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The Big Picture, Civic Engagement and Generativity Four

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This extension in space beyond our own death is an important concept because it leads us to a final exploration of the interplay between generativity and both spirit and soul (a topic to which we turn in the final essay in this series). This type of extension is captured in the title of John Kotre’s Outliving our Selves (Kotre,1984) . It also builds on the fundamental concept of generativity offered by Erik Erikson, who proposed that the primary developmental task during the final years of our lives is to seek ego integrity and not fall victim to existential despair. Erikson thought that by the time we reach 60 years of age, we begin preparing for our own death. Now, increased life-expectancy is giving the average senior 15, 20, or even 30 more years to choose between vibrant engagement or stagnation and decline. As a professional coach, we might find work with clients who are far past the traditional retirement age.

Yes, there are people who withdraw and lead a life of despair; Erikson’s challenge is an accurate description of the unfortunate men and women who choose to retreat behind gates and closed doors. For whatever reason, such people seek to disengage or are forced to disengage. Maybe it is burn-out, lack of energy, or illness. Perhaps it is insufficient finances or the absence of a caring family. And for some seniors who have made this choice, the end of generativity may have come earlier in life.

Civic Engagement

We have found that the 50 Senior Sage leaders (ages 56 and older) in our Western Nevada County, California, project are too busy to fall into despair or worry about pending death. They are fully engaged in leading social reform and other forms of community service. They have made the choice—usually conscious—that “Withdrawal is not for me!” They aren’t going to stop now—at this point in their lives. And in so doing, they have helped to identify the fourth set of generativity roles for which the citizens of Nevada City and other communities should be grateful.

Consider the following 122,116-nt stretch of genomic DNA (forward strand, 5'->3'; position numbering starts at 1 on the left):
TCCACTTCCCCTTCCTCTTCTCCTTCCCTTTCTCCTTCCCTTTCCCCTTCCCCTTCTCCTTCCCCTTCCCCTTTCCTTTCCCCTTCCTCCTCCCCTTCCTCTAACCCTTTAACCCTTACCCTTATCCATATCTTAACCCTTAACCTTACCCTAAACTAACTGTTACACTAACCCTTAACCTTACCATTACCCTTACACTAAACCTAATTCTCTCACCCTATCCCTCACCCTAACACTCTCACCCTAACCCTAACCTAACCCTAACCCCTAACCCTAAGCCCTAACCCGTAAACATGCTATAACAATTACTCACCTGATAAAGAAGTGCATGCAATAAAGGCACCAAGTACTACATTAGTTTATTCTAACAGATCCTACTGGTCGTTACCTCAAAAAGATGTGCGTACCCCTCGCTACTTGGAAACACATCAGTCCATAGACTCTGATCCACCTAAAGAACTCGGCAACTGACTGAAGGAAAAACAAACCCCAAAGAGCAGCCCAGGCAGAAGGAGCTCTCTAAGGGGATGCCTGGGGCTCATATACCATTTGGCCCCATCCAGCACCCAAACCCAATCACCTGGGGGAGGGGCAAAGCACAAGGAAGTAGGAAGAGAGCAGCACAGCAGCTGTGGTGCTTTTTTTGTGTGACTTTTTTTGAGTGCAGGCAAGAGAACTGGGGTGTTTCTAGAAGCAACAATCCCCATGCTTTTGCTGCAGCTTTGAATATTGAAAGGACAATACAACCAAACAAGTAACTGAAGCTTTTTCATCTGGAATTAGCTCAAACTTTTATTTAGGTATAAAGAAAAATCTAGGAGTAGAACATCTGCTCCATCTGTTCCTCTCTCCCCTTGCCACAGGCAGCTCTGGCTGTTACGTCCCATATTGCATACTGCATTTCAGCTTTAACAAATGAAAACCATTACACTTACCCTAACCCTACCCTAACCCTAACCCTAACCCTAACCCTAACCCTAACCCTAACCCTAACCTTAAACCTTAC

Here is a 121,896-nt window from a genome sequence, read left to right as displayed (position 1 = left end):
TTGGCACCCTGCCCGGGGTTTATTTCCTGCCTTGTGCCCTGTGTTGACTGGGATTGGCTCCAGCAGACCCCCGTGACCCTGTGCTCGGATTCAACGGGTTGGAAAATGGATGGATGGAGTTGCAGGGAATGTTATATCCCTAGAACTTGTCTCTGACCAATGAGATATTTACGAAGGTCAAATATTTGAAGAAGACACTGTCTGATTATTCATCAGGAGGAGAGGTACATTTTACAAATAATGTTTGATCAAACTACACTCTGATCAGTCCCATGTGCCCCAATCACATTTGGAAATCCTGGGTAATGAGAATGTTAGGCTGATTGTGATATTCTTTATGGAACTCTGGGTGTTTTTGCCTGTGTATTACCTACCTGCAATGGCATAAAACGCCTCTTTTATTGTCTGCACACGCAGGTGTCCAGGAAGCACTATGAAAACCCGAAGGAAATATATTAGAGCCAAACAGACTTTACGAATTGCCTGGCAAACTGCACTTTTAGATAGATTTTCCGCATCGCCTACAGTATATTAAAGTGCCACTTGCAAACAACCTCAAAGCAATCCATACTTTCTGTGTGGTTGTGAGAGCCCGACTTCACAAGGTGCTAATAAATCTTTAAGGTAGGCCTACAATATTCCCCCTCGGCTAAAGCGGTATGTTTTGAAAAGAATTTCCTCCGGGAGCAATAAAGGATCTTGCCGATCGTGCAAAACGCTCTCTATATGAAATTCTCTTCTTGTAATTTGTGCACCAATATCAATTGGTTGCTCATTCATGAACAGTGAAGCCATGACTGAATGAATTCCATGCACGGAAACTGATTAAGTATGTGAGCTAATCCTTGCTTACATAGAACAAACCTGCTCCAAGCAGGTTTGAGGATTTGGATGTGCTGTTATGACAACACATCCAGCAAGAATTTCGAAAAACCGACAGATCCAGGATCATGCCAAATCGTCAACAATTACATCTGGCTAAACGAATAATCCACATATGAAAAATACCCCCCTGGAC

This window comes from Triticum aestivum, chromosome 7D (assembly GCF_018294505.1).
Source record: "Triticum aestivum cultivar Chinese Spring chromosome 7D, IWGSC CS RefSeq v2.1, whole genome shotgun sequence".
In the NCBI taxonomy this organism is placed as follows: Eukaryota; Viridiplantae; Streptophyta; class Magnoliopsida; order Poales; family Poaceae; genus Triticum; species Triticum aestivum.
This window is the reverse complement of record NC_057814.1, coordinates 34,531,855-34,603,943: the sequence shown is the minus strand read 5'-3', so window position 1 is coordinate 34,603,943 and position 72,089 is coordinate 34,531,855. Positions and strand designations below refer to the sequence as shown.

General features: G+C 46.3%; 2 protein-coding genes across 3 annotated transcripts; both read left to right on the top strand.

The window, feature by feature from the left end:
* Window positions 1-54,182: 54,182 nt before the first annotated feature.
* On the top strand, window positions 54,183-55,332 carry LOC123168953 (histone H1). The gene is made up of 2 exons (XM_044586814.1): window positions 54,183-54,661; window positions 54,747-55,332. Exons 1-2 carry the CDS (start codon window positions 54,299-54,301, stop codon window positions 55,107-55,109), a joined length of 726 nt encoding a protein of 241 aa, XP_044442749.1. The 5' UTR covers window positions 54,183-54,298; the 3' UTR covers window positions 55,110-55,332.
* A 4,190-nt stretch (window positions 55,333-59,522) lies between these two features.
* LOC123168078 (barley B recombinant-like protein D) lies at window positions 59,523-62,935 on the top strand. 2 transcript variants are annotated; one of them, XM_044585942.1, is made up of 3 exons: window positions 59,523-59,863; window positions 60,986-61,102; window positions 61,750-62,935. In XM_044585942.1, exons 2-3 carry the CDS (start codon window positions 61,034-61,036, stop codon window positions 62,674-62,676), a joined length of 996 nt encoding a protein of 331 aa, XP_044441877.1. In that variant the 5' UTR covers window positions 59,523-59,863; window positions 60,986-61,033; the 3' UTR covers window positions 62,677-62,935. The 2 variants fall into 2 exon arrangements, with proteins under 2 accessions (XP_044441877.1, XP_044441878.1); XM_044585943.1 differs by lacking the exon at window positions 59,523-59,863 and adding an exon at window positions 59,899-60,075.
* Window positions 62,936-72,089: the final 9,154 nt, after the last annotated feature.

There is an additional something for which the Senior Sage leaders are themselves grateful. We know from the literature (and particularly in a series of ongoing studies conducted by the MacArthur Foundation) that we stay vibrant in old age if we remain socially, intellectually, and physically active. And when we do, we live longer. Professional coaches should take note of this important finding—especially if they are involved in health-based coaching (Bergquist, Carrier and Cary, 2019: Teurman and Bergquist, 2019).

At some level we all know (and the Senior Sage Leaders particularly know) an important truth: “if we don’t use it, we’re going to lose it.” So, it is reasonable to conclude that civic engagement and the fourth level of generativity can be based on a wonderfully selfish motive—a recognition that we need to be civically engaged if we want to stay vital and remain alive! A professional coach can articulate this conclusion when working with their mid-centurion clients.

As we are about to demonstrate, however, our Sage leaders taught us much more about Generativity Four than just a strategy for living longer; this was especially the case with our Emerging Sage leaders (ages 26-55), who are likely to live many more years and are not yet pondering their own mortality. In our exploration of this complex matrix of motivations, we begin by reviewing the different ways that Generativity Four is enacted. As is the case with Generativity Three, there are a wide variety of narratives conveyed and stories to be told about Generativity Four—and once again professional coaches should take note of these diverse narratives.

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